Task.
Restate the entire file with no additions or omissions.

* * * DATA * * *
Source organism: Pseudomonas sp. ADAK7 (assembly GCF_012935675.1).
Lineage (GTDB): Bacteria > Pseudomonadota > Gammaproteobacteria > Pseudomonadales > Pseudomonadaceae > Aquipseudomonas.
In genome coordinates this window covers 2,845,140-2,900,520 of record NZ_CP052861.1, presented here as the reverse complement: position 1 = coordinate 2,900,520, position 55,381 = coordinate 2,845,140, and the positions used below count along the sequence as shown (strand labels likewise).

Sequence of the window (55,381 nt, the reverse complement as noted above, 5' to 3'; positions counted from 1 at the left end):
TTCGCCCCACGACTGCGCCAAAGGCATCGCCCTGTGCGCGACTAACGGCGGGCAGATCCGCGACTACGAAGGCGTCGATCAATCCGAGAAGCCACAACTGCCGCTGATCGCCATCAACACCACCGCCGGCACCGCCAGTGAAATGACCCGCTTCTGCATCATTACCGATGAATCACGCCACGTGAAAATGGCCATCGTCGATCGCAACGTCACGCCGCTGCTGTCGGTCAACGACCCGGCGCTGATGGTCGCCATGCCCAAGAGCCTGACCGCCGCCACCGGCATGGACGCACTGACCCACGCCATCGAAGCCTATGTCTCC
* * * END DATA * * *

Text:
Source organism: Pseudomonas sp. ADAK7 (assembly GCF_012935675.1).
Lineage (GTDB): Bacteria > Pseudomonadota > Gammaproteobacteria > Pseudomonadales > Pseudomonadaceae > Aquipseudomonas.
In genome coordinates this window covers 2,845,140-2,900,520 of record NZ_CP052861.1, presented here as the reverse complement: position 1 = coordinate 2,900,520, position 55,381 = coordinate 2,845,140, and the positions used below count along the sequence as shown (strand labels likewise).

Sequence of the window (55,381 nt, the reverse complement as noted above, 5' to 3'; positions counted from 1 at the left end):
TTCGCCCCACGACTGCGCCAAAGGCATCGCCCTGTGCGCGACTAACGGCGGGCAGATCCGCGACTACGAAGGCGTCGATCAATCCGAGAAGCCACAACTGCCGCTGATCGCCATCAACACCACCGCCGGCACCGCCAGTGAAATGACCCGCTTCTGCATCATTACCGATGAATCACGCCACGTGAAAATGGCCATCGTCGATCGCAACGTCACGCCGCTGCTGTCGGTCAACGACCCGGCGCTGATGGTCGCCATGCCCAAGAGCCTGACCGCCGCCACCGGCATGGACGCACTGACCCACGCCATCGAAGCCTATGTCTCC